Over the weekend, an ancient Roman came to life on Twitter to recount the final hours of the city of Pompeii before Mount Vesuvius erupted and buried the Roman city and all of its residents in ash.
In real-time and exactly 1,933 years after the eruption, Pliny the Elder -- a Roman scholar and commender of the Roman fleet at Misenum who took command of the city's evacuation in August, 79 AD and died trying to rescue a friend and his family from the disaster -- was resurrected, if only briefly and digitally, to tell the tale as it happened from 10 a.m. on Friday, Aug. 24 until 6:55 a.m. on Saturday, Aug. 25 when his final tweet was posted.
Pliny the Elder's first tweet went out on Wednesday before the eruption:
To which, some of the Elder's nearly 5,000 followers tweeted "Run!" and "Leave now!!" 25 tweets follow, bringing history back to life as the Elder Pliny describes the scene in Pompeii as things turn from bad to worse. Each tweet is accompanied by a link back to an interactive website with photos and more information about Pliny the Elder's whereabouts during those fateful hours in August of 79 AD.
The tweets are based on the final hours of Pliny the Elder's life as told by his nephew and heir, Pliny the Younger, who obtained an account of his Uncle's death from the survivors and told the story in a letter to Tacitus, a senator and historian of the Roman Empire. Read Pliny the Younger's letter to Tacitus here, historians believe that the Younger wrote the letter to Tacitus nearly thirty years after the tragedy occurred.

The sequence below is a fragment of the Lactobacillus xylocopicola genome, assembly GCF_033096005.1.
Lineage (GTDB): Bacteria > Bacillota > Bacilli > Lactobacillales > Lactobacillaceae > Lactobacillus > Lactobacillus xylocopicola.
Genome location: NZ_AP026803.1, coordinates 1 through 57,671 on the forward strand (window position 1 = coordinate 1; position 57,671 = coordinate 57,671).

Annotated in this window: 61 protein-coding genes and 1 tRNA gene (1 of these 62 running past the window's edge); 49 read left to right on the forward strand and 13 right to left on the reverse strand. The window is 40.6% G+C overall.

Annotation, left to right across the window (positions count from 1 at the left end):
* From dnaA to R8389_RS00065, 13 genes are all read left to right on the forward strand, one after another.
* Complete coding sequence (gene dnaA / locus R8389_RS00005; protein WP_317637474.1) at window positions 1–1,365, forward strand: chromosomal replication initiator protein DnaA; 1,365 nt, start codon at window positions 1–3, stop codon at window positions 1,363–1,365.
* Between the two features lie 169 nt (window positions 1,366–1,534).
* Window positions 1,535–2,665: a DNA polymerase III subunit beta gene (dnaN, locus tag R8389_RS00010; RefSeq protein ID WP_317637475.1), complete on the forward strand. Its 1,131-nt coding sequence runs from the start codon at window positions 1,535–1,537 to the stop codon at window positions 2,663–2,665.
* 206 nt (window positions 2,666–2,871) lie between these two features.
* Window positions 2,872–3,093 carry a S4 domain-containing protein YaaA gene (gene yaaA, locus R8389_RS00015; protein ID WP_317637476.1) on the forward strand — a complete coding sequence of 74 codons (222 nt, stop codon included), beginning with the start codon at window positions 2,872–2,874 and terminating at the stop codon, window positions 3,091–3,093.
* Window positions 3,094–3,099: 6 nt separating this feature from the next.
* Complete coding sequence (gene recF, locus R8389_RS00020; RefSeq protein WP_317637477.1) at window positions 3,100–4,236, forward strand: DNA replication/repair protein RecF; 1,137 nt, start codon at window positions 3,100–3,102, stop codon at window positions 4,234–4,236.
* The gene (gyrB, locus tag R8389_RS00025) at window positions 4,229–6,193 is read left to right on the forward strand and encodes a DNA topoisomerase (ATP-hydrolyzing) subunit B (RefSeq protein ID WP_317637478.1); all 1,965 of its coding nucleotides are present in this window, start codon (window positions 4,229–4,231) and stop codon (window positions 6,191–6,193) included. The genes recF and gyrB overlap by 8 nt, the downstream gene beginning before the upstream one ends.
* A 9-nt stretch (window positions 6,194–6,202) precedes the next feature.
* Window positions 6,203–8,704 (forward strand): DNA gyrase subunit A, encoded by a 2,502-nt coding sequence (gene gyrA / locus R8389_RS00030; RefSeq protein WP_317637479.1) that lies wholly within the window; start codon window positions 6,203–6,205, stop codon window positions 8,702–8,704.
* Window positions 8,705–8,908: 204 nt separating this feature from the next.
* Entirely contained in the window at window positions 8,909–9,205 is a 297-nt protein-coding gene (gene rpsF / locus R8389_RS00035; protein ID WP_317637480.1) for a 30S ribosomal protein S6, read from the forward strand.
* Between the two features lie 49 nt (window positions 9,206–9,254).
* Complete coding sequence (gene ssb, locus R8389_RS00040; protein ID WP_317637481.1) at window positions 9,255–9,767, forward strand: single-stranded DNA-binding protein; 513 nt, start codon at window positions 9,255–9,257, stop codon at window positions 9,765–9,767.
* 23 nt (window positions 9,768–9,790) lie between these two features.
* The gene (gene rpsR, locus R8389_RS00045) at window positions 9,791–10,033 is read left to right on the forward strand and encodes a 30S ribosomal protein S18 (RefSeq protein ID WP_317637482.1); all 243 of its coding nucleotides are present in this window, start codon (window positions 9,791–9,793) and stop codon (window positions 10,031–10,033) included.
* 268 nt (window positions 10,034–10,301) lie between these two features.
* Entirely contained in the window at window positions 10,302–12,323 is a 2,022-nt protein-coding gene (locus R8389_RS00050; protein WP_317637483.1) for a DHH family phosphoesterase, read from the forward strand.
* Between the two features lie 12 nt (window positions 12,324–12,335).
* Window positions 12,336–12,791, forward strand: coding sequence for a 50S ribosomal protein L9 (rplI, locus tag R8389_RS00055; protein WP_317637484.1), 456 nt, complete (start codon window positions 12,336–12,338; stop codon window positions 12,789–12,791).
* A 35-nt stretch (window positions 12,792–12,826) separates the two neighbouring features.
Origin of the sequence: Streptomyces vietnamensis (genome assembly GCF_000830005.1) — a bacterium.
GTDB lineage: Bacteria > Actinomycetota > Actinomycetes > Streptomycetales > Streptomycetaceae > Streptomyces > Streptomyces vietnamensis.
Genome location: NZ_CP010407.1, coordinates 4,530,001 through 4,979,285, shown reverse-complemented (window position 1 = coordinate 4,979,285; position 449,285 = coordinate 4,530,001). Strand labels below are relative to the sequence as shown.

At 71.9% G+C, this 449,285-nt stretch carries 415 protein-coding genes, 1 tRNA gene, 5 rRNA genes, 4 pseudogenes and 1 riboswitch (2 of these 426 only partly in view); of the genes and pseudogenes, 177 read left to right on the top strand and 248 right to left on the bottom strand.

The novel Twitter campaign was launched by The Denver Museum of Nature & Science in preparation for their upcoming exhibit focused on the ancient Roman city which opens Sept. 14. Called "A Day in Pompeii," the exhibit will display some of the hundreds of artifacts that were unearthed when the city was rediscovered in the early 1700s.
Highlights will include some of the marble and bronze sculptures, jewelry, and gold coins as well as casts of the volcano's victims frozen in their last moments and everyday household items once used by the citizens of Pompeii.
There are still tickets available for the opening day of the "A Day in Pompeii" exhibit, click here for availability.
Twitter campaign and website put together by Carmichael Lynch.
LOOK: Pliny The Elder's tweets about Pompeii's final hours